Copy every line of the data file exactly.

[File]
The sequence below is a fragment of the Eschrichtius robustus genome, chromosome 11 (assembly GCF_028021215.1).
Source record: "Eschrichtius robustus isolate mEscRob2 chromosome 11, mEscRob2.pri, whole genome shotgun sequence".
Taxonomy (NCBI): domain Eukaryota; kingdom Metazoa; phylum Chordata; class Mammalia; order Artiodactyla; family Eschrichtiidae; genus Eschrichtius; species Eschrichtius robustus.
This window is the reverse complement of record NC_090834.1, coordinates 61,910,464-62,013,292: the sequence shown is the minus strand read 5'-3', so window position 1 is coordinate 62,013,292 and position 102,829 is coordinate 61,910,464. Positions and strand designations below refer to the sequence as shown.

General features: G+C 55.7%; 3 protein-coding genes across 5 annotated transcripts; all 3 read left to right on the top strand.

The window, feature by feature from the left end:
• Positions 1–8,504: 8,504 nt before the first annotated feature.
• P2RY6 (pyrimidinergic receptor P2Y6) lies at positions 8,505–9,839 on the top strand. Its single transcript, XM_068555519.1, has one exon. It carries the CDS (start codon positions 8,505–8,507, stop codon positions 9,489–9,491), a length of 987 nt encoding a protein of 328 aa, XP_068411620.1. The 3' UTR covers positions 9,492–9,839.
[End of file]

The sequence below is a fragment of the Eschrichtius robustus genome, chromosome 11 (assembly GCF_028021215.1).
Source record: "Eschrichtius robustus isolate mEscRob2 chromosome 11, mEscRob2.pri, whole genome shotgun sequence".
Taxonomy (NCBI): domain Eukaryota; kingdom Metazoa; phylum Chordata; class Mammalia; order Artiodactyla; family Eschrichtiidae; genus Eschrichtius; species Eschrichtius robustus.
This window is the reverse complement of record NC_090834.1, coordinates 61,910,464-62,013,292: the sequence shown is the minus strand read 5'-3', so window position 1 is coordinate 62,013,292 and position 102,829 is coordinate 61,910,464. Positions and strand designations below refer to the sequence as shown.

General features: G+C 55.7%; 3 protein-coding genes across 5 annotated transcripts; all 3 read left to right on the top strand.

The window, feature by feature from the left end:
• Positions 1–8,504: 8,504 nt before the first annotated feature.
• P2RY6 (pyrimidinergic receptor P2Y6) lies at positions 8,505–9,839 on the top strand. Its single transcript, XM_068555519.1, has one exon. It carries the CDS (start codon positions 8,505–8,507, stop codon positions 9,489–9,491), a length of 987 nt encoding a protein of 328 aa, XP_068411620.1. The 3' UTR covers positions 9,492–9,839.